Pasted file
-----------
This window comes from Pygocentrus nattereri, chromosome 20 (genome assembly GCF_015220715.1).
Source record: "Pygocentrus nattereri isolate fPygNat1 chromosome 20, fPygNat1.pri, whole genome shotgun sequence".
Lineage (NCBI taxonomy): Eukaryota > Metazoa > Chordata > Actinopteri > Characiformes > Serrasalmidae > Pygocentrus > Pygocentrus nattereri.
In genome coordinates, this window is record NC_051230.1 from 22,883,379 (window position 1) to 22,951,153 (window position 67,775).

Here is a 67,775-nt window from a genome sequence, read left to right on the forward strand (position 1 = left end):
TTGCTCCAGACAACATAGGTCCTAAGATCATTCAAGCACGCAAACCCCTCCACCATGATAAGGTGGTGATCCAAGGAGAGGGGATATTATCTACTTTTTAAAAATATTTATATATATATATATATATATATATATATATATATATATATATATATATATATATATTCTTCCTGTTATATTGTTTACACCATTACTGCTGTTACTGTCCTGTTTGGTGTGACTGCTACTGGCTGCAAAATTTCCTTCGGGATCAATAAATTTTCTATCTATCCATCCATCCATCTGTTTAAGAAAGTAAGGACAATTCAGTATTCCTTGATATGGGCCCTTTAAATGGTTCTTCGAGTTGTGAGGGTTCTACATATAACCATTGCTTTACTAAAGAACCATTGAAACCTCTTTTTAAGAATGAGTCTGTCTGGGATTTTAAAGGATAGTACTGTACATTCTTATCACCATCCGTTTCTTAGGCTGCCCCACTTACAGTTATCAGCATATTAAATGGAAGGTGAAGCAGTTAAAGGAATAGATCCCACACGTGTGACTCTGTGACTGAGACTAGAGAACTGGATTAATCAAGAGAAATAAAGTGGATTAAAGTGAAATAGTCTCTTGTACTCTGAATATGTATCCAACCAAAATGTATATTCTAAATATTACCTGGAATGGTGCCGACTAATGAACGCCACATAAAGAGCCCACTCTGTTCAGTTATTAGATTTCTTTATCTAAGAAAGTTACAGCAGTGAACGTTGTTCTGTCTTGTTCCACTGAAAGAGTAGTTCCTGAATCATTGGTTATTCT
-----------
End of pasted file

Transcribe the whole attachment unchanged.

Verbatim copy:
This window comes from Pygocentrus nattereri, chromosome 20 (genome assembly GCF_015220715.1).
Source record: "Pygocentrus nattereri isolate fPygNat1 chromosome 20, fPygNat1.pri, whole genome shotgun sequence".
Lineage (NCBI taxonomy): Eukaryota > Metazoa > Chordata > Actinopteri > Characiformes > Serrasalmidae > Pygocentrus > Pygocentrus nattereri.
In genome coordinates, this window is record NC_051230.1 from 22,883,379 (window position 1) to 22,951,153 (window position 67,775).

Here is a 67,775-nt window from a genome sequence, read left to right on the forward strand (position 1 = left end):
TTGCTCCAGACAACATAGGTCCTAAGATCATTCAAGCACGCAAACCCCTCCACCATGATAAGGTGGTGATCCAAGGAGAGGGGATATTATCTACTTTTTAAAAATATTTATATATATATATATATATATATATATATATATATATATATATATATATATATATATTCTTCCTGTTATATTGTTTACACCATTACTGCTGTTACTGTCCTGTTTGGTGTGACTGCTACTGGCTGCAAAATTTCCTTCGGGATCAATAAATTTTCTATCTATCCATCCATCCATCTGTTTAAGAAAGTAAGGACAATTCAGTATTCCTTGATATGGGCCCTTTAAATGGTTCTTCGAGTTGTGAGGGTTCTACATATAACCATTGCTTTACTAAAGAACCATTGAAACCTCTTTTTAAGAATGAGTCTGTCTGGGATTTTAAAGGATAGTACTGTACATTCTTATCACCATCCGTTTCTTAGGCTGCCCCACTTACAGTTATCAGCATATTAAATGGAAGGTGAAGCAGTTAAAGGAATAGATCCCACACGTGTGACTCTGTGACTGAGACTAGAGAACTGGATTAATCAAGAGAAATAAAGTGGATTAAAGTGAAATAGTCTCTTGTACTCTGAATATGTATCCAACCAAAATGTATATTCTAAATATTACCTGGAATGGTGCCGACTAATGAACGCCACATAAAGAGCCCACTCTGTTCAGTTATTAGATTTCTTTATCTAAGAAAGTTACAGCAGTGAACGTTGTTCTGTCTTGTTCCACTGAAAGAGTAGTTCCTGAATCATTGGTTATTCT